6th Man on Moon Edgar Mitchell, Dies at 85 on Eve of 45th Lunar Landing Anniversary

Apollo 14 astronaut crew, including Moonwalkers Alan B. Shepard Jr., mission commander (first) and Edgar D. Mitchell, lunar module pilot (last), and Stuart A. Roosa, command module pilot (middle) walk out to the astrovan bringing them to the launch pad at NASA's Kennedy Space Center.    Credit: Julian Leek

NASA astronaut Edgar Mitchell, the 6th man to walk on the Moon, passed away on Thursday, Feb. 4, on the eve of the 45th anniversary of his Apollo 14 mission lunar landing.Mitchell passed away in West Palm Beach, Fla., just 1 day prior to the 45th anniversary of the Feb. 5, 1971 landing of Apollo 14’s Lunar Module “Antares.” Mitchell was accompanied by Apollo 14 commander Alan Shephard, Jr., the first American in space, for the descent to the Moon’s surface inside “Antares.”Meanwhile the third Apollo 14 crewmember command module pilot Stuart A. Roosa, flew solo in orbit around the moon while remaining inside the Command and Service Module “Kitty Hawk” during the lunar landing trek by his two crewmates.Shephard and Mitchell safely touched down in the Fra Mauro highlands on Feb. 5, 1971 and spent a record 33 hours on the Moon. “It’s the 45th Anniv of the #Apollo14 landing on the moon & yesterday we lost another Lunar Pioneer Edgar Mitchell,” tweeted Buzz Aldrin, the second man to walk on the Moon along with humanities first moon walker Neil Armstrong, during the Apollo 11 mission in 1969.Apollo 14 marked NASA’s third successful lunar landing mission, following the ill fated Apollo 13 mission, which abandoned its originally planned third moon landing flight after a sudden in flight emergency and explosion in the service module on the way to the Moon.Apollo 14 launched on Jan. 31, 1971 from launch pad 39A at the Kennedy Space Center.Altogether only 12 humans, all American’s, have walked on the Moon during a total of six NASA lunar landing missions in the 1960s and 1970s. No human has visited the Moon since the Apollo 17 lunar landing in 1972.”On behalf of the entire NASA family, I would like to express my condolences to —> Read More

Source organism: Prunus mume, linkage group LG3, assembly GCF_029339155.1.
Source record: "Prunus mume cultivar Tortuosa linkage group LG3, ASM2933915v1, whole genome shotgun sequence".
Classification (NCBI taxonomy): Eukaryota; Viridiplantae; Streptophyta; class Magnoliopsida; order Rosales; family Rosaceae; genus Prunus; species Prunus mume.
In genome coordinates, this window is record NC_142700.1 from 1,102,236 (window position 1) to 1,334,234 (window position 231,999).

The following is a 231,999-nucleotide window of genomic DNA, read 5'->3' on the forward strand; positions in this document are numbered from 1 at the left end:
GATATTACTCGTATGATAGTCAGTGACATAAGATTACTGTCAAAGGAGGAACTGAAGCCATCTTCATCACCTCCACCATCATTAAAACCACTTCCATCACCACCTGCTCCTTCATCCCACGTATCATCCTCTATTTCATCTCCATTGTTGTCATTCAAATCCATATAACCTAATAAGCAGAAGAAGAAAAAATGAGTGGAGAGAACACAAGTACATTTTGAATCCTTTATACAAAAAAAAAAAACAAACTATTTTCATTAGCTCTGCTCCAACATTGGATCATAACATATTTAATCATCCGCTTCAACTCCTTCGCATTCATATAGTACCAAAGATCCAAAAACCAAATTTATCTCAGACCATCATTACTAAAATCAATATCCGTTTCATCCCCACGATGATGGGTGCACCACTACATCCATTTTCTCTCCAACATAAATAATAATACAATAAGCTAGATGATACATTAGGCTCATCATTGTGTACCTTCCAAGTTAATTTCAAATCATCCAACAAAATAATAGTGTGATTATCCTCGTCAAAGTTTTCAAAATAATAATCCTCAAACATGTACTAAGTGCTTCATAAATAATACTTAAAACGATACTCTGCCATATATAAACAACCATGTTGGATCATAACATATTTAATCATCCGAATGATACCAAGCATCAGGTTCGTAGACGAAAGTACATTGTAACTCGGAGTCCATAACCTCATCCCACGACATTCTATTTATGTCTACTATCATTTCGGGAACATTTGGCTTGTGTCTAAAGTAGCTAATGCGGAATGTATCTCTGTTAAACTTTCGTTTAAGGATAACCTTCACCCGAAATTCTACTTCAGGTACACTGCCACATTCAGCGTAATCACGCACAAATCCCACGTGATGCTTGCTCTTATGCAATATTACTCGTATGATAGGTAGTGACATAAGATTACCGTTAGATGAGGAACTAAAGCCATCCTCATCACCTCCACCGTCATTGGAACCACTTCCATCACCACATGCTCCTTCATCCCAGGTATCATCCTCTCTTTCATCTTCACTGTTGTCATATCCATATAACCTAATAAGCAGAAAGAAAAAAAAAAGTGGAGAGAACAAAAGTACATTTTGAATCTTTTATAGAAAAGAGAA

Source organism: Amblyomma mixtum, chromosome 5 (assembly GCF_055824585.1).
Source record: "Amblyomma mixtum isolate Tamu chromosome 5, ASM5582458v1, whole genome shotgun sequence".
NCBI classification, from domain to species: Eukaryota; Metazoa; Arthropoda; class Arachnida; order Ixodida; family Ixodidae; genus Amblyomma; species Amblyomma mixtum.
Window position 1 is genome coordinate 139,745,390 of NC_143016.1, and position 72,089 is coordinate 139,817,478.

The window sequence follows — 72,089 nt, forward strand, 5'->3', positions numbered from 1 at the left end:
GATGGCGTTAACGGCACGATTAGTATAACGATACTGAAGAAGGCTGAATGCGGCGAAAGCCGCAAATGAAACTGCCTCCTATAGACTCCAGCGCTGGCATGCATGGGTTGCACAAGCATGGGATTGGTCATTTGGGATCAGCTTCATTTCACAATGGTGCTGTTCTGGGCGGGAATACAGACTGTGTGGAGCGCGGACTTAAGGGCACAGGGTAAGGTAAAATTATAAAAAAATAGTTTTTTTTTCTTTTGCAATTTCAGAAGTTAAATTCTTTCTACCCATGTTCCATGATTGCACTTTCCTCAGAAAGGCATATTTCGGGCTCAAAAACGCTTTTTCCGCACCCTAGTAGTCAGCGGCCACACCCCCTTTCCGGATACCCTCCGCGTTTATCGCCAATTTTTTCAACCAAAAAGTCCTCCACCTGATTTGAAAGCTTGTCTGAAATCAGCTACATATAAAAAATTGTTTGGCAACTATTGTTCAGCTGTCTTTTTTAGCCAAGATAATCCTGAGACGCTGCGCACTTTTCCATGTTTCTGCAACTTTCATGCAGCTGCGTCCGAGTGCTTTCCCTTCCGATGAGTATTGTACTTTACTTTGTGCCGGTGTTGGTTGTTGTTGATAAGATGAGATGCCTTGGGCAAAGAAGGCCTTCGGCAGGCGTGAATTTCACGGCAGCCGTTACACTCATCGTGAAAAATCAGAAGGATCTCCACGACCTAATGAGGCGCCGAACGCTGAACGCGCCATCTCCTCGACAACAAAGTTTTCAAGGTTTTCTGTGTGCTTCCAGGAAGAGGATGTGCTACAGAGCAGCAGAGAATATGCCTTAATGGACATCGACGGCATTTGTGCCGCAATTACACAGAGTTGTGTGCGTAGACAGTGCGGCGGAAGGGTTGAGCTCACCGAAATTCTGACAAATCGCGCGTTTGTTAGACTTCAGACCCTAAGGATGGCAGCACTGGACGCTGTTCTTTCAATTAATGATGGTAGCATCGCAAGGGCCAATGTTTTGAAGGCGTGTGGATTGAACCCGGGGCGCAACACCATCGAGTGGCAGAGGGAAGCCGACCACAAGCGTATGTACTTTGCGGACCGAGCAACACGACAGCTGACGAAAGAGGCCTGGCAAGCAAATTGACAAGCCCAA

N. Korea launches space rocket in defiance of sanctions threats

Seoul (AFP) Feb 7, 2016

North Korea launched a long-range rocket on Sunday, violating UN resolutions and doubling down against an international community already determined to punish Pyongyang for a nuclear test last month.

North Korea had labelled the launch part of a purely scientific space programme, but most of the world viewed it as a disguised ballistic missile test and the nuclear-armed state’s latest step t —> Read More

The forgotten moon landing that paved the way for today’s space adventures

Birmingham UK (SPX) Feb 07, 2016

Crashing into a planet is seldom a good idea. If you’re trying to travel to another world, you’re likely to land at tens of kilometres per second unless you do something serious to slow down. When Neil Armstrong famously became the first man on the moon in 1969, he piloted a lunar module onto the surface using thrusters that slowed the craft’s descent.

But far less remembered is that the S —> Read More

Millisecond pulsars are likely to account for dark matter signal in galactic centre

Amsterdam, Netherlands (SPX) Feb 07, 2016

The puzzling excess of gamma rays from the centre of the Milky Way probably originate from rapidly rotating neutron stars, or millisecond pulsars, and not from dark matter annihilation, as previously claimed. This is the conclusion of new data analyses by two independent research teams from the University of Amsterdam (UvA) and Princeton University/Massachusetts Institute of Technology. The rese —> Read More

Dawn now circling Ceres in its final orbit

Pasadena CA (JPL) Feb 07, 2016

A veteran interplanetary traveler is writing the closing chapter in its long and storied expedition. In its final orbit, where it will remain even beyond the end of its mission, at its lowest altitude, Dawn is circling dwarf planet Ceres, gathering an album of spellbinding pictures and other data to reveal the nature of this mysterious world of rock and ice.

Ceres turns on its axis in a li —> Read More

Protecting Nicaragua’s Natural Paradise for Jaguars and Other Wildlife